WASHINGTON (AP) - President Bush said Tuesday that Congress is
blocking his proposals to deal with high gas prices and dragging
its feet on other issues to address the nation's sagging economy.
He said he was open to any idea in terms of energy, including a
proposal backed by John McCain and Hillary Clinton to suspend gas
and diesel taxes this summer.
But, he said, he favored longer-term fixes, such as encouraging
new oil production in the United States and the building of new
"It's a tough time for our economy," Bush said at a Rose
Garden news conference. "Across our country, many Americans are
understandably anxious about issues affecting their pocketbook,
from gas and food prices to mortgage and tuition bills. They're
looking to their elected leaders in Congress for action.
"Unfortunately, on many of these issues, all they're getting is
delay," he said.
Bush was asked about a proposal by Republican presidential
contender John McCain, later endorsed by Democrat Hillary Rodham
Clinton, to suspend taxes on gasoline and diesel fuel for the
summer travel season. The tax is 18.4 cents per gallon of gasoline
and 24.4 cents on diesel fuel.
"I'm open to any ideas and we'll analyze anything that comes
up," he said.
But Bush also said he didn't want to inject himself into the
ongoing presidential race. Of the three candidates, only Democrat
Barack Obama has not backed the gas tax proposal.
The average price of a gallon of gas has reached $3.60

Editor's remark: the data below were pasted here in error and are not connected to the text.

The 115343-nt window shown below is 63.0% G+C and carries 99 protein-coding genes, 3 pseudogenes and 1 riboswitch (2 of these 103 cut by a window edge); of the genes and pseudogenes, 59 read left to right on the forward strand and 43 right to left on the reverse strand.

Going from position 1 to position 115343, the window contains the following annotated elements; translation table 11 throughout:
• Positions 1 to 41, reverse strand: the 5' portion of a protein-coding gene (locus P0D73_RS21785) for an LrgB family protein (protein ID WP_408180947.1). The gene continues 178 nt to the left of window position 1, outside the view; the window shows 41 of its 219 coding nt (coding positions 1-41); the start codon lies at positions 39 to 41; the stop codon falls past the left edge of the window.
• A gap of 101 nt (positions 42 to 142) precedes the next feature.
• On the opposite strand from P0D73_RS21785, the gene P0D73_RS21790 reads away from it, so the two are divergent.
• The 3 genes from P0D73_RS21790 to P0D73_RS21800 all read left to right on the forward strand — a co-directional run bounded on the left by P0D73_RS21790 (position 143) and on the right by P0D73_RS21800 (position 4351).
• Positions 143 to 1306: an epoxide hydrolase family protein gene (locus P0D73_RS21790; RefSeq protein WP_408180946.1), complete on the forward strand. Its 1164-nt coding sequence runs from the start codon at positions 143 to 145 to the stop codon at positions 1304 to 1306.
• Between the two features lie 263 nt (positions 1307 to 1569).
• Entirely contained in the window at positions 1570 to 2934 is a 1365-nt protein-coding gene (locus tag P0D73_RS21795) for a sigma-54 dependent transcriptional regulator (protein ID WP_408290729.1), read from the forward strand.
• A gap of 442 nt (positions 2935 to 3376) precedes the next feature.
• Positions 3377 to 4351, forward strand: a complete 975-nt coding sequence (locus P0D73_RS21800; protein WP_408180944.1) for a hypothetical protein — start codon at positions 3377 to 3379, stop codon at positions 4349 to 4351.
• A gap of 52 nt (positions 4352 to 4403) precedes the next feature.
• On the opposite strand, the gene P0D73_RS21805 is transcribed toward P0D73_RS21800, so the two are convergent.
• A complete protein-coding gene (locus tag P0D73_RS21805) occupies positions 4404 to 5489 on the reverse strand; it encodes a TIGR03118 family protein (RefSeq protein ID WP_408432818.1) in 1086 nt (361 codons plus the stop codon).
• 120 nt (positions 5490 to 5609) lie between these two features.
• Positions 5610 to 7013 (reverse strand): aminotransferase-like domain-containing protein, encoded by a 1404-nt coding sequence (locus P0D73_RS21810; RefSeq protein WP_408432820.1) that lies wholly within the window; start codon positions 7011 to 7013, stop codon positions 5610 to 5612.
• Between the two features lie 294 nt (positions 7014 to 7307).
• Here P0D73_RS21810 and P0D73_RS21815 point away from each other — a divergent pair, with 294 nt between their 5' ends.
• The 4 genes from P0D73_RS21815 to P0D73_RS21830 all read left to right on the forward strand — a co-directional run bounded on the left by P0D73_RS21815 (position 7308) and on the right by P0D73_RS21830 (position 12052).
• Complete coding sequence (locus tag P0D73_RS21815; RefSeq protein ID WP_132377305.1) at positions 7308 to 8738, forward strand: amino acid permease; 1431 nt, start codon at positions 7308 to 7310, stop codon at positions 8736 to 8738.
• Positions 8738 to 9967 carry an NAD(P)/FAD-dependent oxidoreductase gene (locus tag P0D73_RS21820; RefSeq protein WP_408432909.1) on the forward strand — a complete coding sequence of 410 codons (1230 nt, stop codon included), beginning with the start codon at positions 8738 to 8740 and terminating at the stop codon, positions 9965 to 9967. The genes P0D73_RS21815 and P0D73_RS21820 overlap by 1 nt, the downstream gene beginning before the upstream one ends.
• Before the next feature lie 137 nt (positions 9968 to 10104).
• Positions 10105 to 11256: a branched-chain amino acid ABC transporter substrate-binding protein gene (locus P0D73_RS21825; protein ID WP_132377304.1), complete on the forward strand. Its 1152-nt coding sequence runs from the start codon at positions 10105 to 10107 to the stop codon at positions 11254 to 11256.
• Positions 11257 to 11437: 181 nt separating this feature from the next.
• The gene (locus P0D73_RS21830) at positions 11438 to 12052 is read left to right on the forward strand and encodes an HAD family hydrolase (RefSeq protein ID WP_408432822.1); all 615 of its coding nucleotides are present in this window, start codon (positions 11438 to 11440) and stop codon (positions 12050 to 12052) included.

Bush renewed his objection to calls that the government
discontinue keeping up the nation's Strategic Petroleum Reserve
supply while oil prices are so high. "If I thought it would affect
the price of oil significantly, I would seriously consider it," he
said of an idea embraced by many Democrats and some Republicans.
Bush also said that it was important to keep filling the
reserve, in underground salt domes in Texas and Louisiana, in case
there is a terror attack on the nation's oil supplies. He also once
again called for Congress to permit drilling in the Arctic National
Wildlife Refuge, a proposal he has made repeatedly since he first
took office in 2001, and to pave the way for the building of new
"Another reason for high gas prices is the lack of refining
capacity. It's been more than 30 years since America built its last
new refinery. Yet in this area, too, Congress has repeatedly
blocked efforts to expand capacity and build more refineries,"
The president revived an earlier proposal that shuttered
military bases be used as sites for new refineries. In the past,
oil and energy experts have expressed little interest in that,
saying military bases often aren't situated where the oil pipelines
He sidestepped a question on whether there should be a second
stimulus package. Rebates started to go out this week as part of a
$168 billion stimulus package enacted in February. The checks will
range to up $600 for an individual, $1,200 for a couple and an
additional $300 for each eligible dependent child.
"Now, you know, after a period of time, the money is beginning
to arrive. We'll see what the effects are," he said.
Bush also called on Congress to act more quickly on legislation
to make more student loans available and to help homeowners facing
As he has in the past, Bush declined to call the current
economic slowdown a recession, even though many economists say the nation is already in one.
"You know, the words on how to define the economy don't reflect
the anxiety the American people feel," Bush said. "The average
person doesn't really care what we call it. The average person
wants to know whether or not we know that they're paying higher
gasoline prices and they're worried about staying in their homes."
Asked if he thought government figures due out Wednesday on the
nation's gross domestic product for the period from January through
March would show the country was indeed in a recession, Bush said,
"I think they'll show we're in a very slow economy."